The original reason this project came through our doors was that SCI wanted to extend the life of the batteries in the tablets that are at the heart of their AED training kiosks. They asked Samsung for a solution and were referred to Lava and our battery modulation technology. It was then found that their product itself was quite flawed and I was tasked with redesigning it.
The original product involved building a custom AED door, and mounting to it a tablet along with a speaker. The problem with this is that they would then be required to ship big doors all over the place after assembling their electronics into it, which would quickly get expensive. It was proposed that the electronics be assembled into their enclosure, so that all electronics assembly and testing could be done in one place, and then the electronics could be shipped without disassembly to the end customer, whether that be an AED manufacturer like J&L, or an individual owner of and AED cabinet that could install it as an upgrade. It was also proposed that the electronics package mount externally, such that all it would take to install the kiosk package would be the drilling of a few holes, with no large shaped cuts being necessary. This new design also holds the large advantage of being much easier and cheaper to ship, as SCI will now never be responsible for shipping of the door itself, only having to ship the significantly smaller electronics package. It also allows them to centralize their assembly and QA wherever they want, as they are no longer tied down to the source of the difficult to ship doors. It should note that this is very important when dealing with tablets, as they typically need to be tested “burn in” style for a few days, which a metal manufacturer like J&L would not want to/be capable of doing.
The next major change introduced by lava was the replacement of the speaker in the original design with a mechanical parabolic amplifier. The previously perceived need for a speaker was largely a bi-product of the cheap Chinese tablet that was originally planned for use in this design. It was realized that a small (~15db) amplification of SCI’s original audio track and the addition of a few pieces of parabolic shaped acrylic would result in a sound more than loud enough for SCI’s application. This simplified the design and supply chain, as adding a speaker would have necessitated a much larger enclosure and would have added about 5$ of additional cost per unit.
The requirements of the design were than considered. As almost always, the design should be as cheap as possible to produce, so more complicated metal processing methods (sand casting, CNC machining) were out of the question, which left sheet metal as the only viable option. The usability of the device was considered, such as the need for the device to be powered on and off without being removed from the enclosure, but not in a way that is so obvious that teenagers will be able to figure out how to mess with it. The security of the device was also considered, such as being able to survive an attack from a flathead screwdriver, which was stated mathematically as 5KN applied anywhere on the enclosure. From this, calculations were performed, which suggested that the public facing front panel should be at least 1/8” thick, with the internal components being as thin as 1/20”.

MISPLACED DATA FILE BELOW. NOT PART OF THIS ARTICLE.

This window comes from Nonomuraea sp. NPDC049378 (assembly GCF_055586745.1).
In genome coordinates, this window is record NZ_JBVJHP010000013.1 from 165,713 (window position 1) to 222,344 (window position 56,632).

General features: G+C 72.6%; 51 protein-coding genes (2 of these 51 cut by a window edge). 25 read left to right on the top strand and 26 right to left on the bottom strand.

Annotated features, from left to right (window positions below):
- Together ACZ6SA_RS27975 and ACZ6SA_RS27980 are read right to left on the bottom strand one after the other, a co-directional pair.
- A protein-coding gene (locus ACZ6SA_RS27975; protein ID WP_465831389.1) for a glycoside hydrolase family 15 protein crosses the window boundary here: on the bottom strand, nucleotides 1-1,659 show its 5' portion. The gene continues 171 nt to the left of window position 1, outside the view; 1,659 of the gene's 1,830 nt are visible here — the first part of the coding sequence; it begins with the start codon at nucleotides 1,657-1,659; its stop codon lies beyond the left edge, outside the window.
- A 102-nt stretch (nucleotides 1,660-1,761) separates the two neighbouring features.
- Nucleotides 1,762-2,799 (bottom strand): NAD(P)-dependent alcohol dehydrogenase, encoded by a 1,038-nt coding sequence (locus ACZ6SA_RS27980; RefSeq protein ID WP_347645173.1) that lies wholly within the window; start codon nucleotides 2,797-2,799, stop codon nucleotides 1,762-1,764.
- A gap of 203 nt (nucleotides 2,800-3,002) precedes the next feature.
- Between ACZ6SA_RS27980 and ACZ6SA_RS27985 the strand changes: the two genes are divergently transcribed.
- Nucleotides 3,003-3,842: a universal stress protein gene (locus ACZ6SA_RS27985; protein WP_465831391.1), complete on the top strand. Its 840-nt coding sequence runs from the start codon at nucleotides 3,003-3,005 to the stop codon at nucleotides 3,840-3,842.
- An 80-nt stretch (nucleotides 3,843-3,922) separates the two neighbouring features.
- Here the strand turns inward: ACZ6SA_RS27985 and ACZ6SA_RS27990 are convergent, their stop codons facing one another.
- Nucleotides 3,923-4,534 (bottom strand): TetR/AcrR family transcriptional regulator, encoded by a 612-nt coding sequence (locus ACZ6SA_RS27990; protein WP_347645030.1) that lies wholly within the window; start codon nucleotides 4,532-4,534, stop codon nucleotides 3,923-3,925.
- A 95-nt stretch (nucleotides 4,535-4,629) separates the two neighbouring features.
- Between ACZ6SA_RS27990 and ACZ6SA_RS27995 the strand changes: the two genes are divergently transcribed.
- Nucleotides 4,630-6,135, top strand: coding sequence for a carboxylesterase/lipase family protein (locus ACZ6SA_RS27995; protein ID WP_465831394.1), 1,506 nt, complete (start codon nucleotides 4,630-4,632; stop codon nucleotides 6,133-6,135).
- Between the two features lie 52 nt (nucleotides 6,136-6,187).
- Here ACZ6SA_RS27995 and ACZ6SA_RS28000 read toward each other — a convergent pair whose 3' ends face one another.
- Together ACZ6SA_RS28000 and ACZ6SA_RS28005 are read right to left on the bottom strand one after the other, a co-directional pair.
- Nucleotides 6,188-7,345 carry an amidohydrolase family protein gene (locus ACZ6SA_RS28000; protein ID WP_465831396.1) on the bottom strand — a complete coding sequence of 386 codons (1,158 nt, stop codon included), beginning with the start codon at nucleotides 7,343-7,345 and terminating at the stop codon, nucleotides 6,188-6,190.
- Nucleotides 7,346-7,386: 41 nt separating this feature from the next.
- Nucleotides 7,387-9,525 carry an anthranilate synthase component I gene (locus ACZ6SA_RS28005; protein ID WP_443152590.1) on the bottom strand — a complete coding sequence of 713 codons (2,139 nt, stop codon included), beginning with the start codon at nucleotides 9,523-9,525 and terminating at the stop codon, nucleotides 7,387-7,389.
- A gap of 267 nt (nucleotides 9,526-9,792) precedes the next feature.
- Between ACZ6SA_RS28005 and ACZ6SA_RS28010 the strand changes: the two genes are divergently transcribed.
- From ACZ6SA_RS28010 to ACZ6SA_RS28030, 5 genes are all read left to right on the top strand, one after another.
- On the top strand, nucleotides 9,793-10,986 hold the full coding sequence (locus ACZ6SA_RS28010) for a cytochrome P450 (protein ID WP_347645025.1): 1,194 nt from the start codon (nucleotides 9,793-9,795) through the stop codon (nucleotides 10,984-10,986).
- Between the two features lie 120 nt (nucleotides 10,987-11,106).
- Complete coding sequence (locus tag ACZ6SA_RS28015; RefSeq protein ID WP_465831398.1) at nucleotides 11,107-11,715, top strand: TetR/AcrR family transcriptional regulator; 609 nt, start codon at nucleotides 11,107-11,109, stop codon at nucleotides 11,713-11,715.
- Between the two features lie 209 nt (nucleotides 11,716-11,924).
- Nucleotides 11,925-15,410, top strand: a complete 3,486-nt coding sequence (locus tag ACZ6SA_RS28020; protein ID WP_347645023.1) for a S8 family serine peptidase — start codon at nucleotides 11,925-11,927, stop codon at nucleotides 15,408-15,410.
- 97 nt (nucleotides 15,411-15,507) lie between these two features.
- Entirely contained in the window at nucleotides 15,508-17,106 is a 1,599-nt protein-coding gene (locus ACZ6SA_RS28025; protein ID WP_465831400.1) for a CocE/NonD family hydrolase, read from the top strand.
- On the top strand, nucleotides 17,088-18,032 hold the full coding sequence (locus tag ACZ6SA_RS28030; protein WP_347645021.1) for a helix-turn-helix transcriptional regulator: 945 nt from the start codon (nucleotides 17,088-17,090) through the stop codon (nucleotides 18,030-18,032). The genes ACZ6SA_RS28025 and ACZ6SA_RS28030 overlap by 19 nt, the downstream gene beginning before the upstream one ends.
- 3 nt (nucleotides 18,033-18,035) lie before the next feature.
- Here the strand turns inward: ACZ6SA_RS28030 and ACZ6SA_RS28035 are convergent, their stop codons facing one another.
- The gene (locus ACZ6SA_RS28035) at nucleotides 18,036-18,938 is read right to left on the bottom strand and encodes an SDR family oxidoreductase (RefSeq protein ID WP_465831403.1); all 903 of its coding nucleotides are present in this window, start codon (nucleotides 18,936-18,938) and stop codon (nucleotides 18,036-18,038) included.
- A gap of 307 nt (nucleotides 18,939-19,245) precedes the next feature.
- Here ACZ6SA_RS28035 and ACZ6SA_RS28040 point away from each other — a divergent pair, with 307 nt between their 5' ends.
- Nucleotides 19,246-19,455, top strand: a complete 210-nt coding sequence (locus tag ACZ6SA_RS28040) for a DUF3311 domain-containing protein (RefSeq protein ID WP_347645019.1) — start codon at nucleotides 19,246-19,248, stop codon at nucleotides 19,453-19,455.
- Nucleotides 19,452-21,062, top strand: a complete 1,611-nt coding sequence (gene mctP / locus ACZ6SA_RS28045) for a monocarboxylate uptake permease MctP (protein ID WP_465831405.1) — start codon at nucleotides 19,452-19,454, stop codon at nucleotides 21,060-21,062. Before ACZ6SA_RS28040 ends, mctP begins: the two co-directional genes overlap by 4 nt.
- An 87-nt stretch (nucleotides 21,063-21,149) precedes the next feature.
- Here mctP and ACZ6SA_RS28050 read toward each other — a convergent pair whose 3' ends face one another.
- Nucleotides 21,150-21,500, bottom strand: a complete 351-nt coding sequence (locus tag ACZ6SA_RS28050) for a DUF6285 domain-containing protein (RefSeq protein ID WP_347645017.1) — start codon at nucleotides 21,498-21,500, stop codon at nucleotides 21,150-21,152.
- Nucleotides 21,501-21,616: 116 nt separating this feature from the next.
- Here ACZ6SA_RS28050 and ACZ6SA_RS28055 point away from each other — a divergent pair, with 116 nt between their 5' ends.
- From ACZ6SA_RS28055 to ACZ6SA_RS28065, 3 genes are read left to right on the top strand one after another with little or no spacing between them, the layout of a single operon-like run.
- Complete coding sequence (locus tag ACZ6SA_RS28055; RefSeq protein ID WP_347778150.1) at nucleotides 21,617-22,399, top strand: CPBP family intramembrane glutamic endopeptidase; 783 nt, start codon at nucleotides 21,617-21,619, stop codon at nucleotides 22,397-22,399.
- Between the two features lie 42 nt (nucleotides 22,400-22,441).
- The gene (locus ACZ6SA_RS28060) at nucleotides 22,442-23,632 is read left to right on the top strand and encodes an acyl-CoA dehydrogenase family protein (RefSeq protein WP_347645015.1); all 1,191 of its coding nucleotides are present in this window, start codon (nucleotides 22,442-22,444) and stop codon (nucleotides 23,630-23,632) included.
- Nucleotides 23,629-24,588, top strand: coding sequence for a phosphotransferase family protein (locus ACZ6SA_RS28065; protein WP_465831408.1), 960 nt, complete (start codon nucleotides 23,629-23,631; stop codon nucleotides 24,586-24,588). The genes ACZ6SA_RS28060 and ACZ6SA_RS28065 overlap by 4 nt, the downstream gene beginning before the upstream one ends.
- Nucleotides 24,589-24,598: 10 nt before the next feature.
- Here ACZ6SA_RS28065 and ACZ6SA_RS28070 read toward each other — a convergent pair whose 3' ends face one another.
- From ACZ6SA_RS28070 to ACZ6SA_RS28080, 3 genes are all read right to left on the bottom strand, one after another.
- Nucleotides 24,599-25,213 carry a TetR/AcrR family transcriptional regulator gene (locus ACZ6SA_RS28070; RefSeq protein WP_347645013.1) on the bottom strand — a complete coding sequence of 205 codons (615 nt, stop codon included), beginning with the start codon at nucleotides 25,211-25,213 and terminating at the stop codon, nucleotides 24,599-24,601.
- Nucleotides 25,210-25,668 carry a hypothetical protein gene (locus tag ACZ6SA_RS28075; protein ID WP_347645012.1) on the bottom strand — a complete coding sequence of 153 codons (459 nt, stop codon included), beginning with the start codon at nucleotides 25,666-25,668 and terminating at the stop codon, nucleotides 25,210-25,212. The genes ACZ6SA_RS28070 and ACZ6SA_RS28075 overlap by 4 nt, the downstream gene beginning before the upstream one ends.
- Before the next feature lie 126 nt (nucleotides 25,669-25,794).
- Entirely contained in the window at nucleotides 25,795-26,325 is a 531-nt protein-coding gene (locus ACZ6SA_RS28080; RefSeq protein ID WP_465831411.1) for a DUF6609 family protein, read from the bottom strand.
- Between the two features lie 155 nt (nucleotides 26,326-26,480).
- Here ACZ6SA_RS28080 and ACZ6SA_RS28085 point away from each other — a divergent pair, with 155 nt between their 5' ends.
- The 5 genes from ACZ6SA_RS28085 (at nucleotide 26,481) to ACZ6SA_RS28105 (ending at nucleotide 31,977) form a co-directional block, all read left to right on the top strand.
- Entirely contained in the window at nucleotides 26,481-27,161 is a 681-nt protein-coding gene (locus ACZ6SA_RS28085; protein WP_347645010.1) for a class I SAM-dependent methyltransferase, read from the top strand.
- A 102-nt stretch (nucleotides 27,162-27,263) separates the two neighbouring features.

At this point, the effect on a semi-full steel enclosure on the strength of RF signals being sent and received by the tablet was evaluated. It was found that a steel coverage similar to what the tablet would be experiencing in our enclosure would result in a weakening of 2.4 GHz wifi signals of about 30%, which did not have a measurable effect on Up/Down speeds or latency. It was decided that this level of attenuation was, therefore, acceptable.
The real challenge to do with the design of this enclosure is that it will at some point have to be produced in the thousands, and as such must be easy to manufacture. Sheet metal design guidelines were studied and had to be followed to the T. This was done largely successfully, with the only exception being one small hole that would not be a producible using tool and die, as its diameter is about half of the material thickness. If this largely impacts the cost of manufacturing (yet to be determined), a different design will have to be employed, which will likely involve replacing the steel in that section with a small acrylic cutout.
At this point, multiple designs were sketched up, and a simple rectangular shape made of 4 distinct sheet metal parts was settled on. It connects to the AED enclosure door with four 10-24 studs, which can only be accessed by opening the door of the enclosure which will set of a 130dB alarm, quite a strong deterrent for tamperers. It completely encloses the tablet and has a ½” access hole for a USB cable which will lead to a plastic enclosure to be stored in the cabinet which will contain Lava Tech along with a switching power supply.
This product has been sent out for prototyping. A future post will detail the changes made as a result of such.